Wednesday 22 September 2010
Morningside’s decision to bring champion midfielder David Lillico into their grand final team paid dividends in the last quarter, just as the coaching staff had planned.
Coach John Blair and his panel took the tough decision of omitting Nick Clark for Lillico, and the former skipper looked rusty early in limited playing time.
However, he was in the thick of the action playing out of a forward pocket during the Panthers searing last quarter surge.
He created one goal with his strength over the football and had a hand in another as the Panthers broke the game apart.
Morningside’s fourth quarters had been poor leading into the grand final but they responded to the challenge in the best possible manner.
“We knew we wanted to go with Lillico with the idea to unleash him in the last quarter,” Blair said.
“It’s a little bit doing different doing it down there (in the forward line), but his body strength was pretty important.”
It was a fairytale ending to a difficult season for Lillico, who underwent a knee reconstruction after Round 3.
It was testament to his mental and physical prowess that he should return in Round 18 to senior action, although he spent the first three weeks of the finals series in the reserves.
Lillico joined the retiring Jacob Gough, Shaun Mugavin, Jarrod Price and Dean Edwards as four-time premiership players for Morningside.
Morningside were able to finish the game so strongly because Ryan Holman dominated the centre square.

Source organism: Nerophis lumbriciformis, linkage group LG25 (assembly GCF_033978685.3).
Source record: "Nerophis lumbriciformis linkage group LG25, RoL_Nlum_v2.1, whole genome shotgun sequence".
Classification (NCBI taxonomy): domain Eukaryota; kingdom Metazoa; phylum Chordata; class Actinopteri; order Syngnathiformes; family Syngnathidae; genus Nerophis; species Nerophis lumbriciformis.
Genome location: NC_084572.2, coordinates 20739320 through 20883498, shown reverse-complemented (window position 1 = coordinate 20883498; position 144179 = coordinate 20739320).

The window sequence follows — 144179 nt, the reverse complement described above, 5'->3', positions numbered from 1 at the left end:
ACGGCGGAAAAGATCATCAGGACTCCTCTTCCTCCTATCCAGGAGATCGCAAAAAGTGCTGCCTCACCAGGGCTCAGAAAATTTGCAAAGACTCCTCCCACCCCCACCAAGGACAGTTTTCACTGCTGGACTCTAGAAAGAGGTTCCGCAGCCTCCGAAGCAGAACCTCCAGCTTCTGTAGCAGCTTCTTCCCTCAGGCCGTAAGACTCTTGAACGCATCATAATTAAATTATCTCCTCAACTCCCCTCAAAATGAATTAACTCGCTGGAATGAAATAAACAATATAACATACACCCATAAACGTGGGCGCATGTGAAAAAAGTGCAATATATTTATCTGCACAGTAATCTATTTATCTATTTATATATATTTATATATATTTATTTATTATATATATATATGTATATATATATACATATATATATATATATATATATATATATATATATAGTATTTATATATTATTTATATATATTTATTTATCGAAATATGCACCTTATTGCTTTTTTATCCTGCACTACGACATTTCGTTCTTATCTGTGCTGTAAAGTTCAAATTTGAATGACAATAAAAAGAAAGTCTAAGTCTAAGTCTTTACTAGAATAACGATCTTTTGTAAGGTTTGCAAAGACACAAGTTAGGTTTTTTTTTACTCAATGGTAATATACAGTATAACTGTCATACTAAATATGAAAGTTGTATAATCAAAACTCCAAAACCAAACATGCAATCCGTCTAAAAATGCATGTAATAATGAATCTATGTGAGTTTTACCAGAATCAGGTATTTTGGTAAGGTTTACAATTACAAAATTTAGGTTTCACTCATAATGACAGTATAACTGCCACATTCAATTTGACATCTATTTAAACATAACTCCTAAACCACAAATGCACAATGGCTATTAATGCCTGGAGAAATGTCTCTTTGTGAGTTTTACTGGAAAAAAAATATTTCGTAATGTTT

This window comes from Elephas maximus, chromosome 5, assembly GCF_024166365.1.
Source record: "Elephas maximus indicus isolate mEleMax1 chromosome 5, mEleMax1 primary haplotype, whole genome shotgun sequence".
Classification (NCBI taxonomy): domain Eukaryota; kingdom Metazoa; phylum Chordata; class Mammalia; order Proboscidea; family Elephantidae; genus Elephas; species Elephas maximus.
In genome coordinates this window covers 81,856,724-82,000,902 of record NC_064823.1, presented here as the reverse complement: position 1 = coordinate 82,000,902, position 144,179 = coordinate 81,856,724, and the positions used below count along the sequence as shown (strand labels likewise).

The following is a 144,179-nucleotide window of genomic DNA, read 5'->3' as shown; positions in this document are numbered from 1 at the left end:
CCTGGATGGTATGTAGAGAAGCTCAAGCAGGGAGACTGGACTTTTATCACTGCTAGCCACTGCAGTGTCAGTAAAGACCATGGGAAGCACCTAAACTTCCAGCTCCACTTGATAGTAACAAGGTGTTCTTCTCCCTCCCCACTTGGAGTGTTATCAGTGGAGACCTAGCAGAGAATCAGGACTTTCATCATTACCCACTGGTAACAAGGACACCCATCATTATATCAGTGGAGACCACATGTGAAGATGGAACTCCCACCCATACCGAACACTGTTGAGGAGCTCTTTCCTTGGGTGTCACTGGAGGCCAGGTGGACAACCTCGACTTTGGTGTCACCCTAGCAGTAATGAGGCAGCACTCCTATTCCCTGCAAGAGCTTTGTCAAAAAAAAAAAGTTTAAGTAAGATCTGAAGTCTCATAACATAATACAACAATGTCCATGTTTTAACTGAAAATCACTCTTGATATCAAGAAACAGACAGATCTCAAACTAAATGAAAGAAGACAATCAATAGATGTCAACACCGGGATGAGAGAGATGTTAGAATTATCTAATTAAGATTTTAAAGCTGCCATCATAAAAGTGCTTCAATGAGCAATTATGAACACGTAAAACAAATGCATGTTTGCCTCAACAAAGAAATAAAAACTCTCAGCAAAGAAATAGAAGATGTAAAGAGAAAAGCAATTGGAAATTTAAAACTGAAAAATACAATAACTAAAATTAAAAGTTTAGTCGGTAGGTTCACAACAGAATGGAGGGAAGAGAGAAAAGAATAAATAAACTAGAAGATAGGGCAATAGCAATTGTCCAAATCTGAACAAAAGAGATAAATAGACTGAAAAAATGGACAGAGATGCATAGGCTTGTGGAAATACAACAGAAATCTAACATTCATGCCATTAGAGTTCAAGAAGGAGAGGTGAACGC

“He was great, he’s a fantastic player,” Blair said. “It’s just a pity that he’s never been able to get going consistently. He struggles every so often with his body tightness. He’s a great player and a good kid.”
Blair was also full of praise for co-captain Kent Abey, who won his third premiership – and the Joe Grant Medal as best afield.
“Any forward that kicks six goals and presents 250 times and takes the ball to the line when he’s one-out against four and five is a shoe-in (for the medal),” Blair said.
It was testimony to both Abey’s ability and Blair’s coaching that the talented left-footer should have a day out.
He was well beaten by Aaron Shattock in the preceding contest between the clubs.
“He didn’t beat Kent so much. He played well because he keeps peeling back and reading the play and we butchered the footy going forward,” Blair said. “By placing (the ball) in front of Kent and letting him run onto it make the difference.
“He’s got great hands and it was a matter of him taking his opportunities to convert.”